As I watched him in the kitchen, I was struck by how mature he looked standing there at the stove checking the instructions on the tablet and adjusting the seasonings to taste.  What was also interesting to see was the echo of me, my mother, and my grandmother in his actions.  He stands at the stove the way I do when stirring a pot or browning ground beef, which is how my grandmother stood when she cooked.  He talks to himself the way my mother does, a sort of running commentary on adding this or that and calculating the timing for cooking the noodles to coincide with when the garlic bread needs to come out of the oven and the sauce is done.  I could almost see him in 15 years or so cooking his first meal for a special girl and I wanted to cry simultaneously for the loss of my baby and the realization that I am raising a good self-sufficient man.

This is the first year that I have not had to go behind him to move ornaments that he placed on the tree in clumps or on branches too frail to hold their weight.  Each ornament was placed in exactly the right spot.  He even got into the decorating inside the house.  In past years, he has always helped with the “Griswolding” of the outside but never wanted to do anything in the house.  He helped me check the lights in the strands and even helped wrap the tree with lights.  Together, we set up the Charming Tails Christmas town beneath the small tree in the bay window or rather he put most of the thought into where each of the figurines would go and scolds his brother for trying to play with them.  “Nate, they are decorations, not toys to play with.”  I hear myself in his words, the phrase I have uttered each Christmas to him since he was able to walk and grasp things that caught his eye.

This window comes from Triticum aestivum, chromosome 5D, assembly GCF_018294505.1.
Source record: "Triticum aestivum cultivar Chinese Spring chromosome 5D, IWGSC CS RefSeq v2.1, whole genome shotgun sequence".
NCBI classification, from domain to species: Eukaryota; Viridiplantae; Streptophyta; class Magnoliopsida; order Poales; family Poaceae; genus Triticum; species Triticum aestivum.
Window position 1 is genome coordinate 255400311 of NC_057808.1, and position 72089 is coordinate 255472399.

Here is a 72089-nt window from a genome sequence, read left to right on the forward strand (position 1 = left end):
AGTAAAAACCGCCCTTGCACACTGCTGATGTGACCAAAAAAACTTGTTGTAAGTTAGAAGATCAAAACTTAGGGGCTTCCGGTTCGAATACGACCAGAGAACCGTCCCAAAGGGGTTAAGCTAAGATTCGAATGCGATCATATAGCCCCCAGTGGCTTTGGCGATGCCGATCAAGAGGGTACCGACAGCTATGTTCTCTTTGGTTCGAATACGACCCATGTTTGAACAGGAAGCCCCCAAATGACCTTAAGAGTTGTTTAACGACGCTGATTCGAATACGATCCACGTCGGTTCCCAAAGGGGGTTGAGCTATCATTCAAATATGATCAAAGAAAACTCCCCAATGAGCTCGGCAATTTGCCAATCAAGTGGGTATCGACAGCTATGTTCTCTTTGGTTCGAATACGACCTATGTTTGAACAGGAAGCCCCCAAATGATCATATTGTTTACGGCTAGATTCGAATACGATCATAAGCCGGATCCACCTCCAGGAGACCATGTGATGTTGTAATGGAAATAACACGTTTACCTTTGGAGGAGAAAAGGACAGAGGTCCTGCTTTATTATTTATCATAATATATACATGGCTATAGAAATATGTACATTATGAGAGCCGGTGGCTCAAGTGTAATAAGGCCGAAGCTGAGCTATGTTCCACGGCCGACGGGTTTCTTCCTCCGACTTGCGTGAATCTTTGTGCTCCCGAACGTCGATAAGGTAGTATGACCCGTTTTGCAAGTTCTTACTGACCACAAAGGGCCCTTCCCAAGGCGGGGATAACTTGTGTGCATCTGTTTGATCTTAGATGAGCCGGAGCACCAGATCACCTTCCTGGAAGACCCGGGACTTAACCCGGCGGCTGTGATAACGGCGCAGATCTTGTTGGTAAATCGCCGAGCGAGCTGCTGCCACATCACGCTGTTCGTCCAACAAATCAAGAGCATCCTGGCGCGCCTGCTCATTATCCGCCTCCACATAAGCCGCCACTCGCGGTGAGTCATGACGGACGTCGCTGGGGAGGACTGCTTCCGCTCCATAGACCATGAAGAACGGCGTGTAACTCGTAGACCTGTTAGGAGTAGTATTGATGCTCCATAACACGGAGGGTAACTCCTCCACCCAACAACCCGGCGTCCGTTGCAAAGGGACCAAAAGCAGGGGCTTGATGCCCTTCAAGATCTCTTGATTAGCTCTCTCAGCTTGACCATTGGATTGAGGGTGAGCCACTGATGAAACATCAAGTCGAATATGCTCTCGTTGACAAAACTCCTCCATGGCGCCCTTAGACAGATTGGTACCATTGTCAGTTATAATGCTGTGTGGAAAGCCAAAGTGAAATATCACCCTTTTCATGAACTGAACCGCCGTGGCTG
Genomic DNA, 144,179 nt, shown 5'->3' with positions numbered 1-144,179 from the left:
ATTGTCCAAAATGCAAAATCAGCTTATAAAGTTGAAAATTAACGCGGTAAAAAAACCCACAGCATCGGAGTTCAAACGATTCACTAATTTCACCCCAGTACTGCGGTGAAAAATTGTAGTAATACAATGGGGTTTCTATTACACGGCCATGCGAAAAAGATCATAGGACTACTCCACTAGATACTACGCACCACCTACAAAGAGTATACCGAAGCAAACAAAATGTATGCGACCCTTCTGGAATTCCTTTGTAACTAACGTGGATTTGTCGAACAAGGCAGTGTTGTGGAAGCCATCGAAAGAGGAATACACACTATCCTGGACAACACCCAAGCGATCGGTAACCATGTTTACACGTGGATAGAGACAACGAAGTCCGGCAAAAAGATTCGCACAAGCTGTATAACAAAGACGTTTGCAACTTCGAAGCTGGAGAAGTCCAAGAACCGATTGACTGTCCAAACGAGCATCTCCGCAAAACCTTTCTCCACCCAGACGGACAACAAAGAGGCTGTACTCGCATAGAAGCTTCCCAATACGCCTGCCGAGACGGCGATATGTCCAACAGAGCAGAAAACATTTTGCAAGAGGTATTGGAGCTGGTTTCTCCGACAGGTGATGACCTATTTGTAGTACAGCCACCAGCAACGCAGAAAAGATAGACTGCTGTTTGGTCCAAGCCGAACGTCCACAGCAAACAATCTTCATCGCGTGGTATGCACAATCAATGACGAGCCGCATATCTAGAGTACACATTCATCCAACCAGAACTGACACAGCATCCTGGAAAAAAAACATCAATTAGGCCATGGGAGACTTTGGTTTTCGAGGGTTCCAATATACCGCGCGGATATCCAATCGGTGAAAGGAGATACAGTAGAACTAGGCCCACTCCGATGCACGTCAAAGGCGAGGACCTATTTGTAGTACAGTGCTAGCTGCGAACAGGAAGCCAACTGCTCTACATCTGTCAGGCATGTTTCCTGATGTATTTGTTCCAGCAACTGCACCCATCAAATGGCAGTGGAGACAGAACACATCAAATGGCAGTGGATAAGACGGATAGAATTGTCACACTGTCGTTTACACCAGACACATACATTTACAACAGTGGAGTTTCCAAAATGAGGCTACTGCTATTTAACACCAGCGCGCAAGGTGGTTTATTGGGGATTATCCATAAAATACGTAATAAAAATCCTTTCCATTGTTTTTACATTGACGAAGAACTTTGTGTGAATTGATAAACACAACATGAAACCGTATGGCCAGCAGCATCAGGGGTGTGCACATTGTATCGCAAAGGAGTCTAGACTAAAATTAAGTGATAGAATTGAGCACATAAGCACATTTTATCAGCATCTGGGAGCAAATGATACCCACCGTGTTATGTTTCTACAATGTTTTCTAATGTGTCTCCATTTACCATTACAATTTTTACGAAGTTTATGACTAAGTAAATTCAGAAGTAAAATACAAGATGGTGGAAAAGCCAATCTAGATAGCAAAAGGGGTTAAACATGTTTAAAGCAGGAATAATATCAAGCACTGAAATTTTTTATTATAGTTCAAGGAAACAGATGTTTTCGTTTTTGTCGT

As I placed the Santa photos that I get each year on the top of the TV cabinet, we shared smiles at the memories of each visit.  His first Santa picture was at 9 months and you can tell from the photo that he was enchanted by the big guy in the red suit.  His second Santa picture at 21 months was less happy but that was more because of the reindeer antlers I made him wear for the picture than the visit with Santa.  His photo at 3 makes us laugh because that Santa was wearing motorcycle boots and looked like he belonged on a Harley not a sleigh with reindeer.  At 4, he was joined by his brother and we have a succession of photos from then on of the two of them smiling and dressed in matching or coordinating outfits for their annual picture.  I particularly love this year’s photo.  In part because he no longer looks like a child in his black suit, grey shirt and bow tie, which he is only wearing to make me happy, and in part because there still exists a trace of the child who loves Christmas and still wants desperately to believe in Santa.  His brother still looks like a little boy but the promise of Oliver as a man is juxtaposed with the child in that picture.  His father thinks this is probably the last year of Santa pictures for Oliver at least.  Oliver has assured me that he will always pose with his brother for a Santa picture until he has children of his own but he does feel that next year he will be too old to actually sit on Santa’s lap.  I’m sure I will get a few more years of photos, at least until his brother hits middle school, but the thought of getting a Santa picture of the boys each year well into their 20’s does make me smile.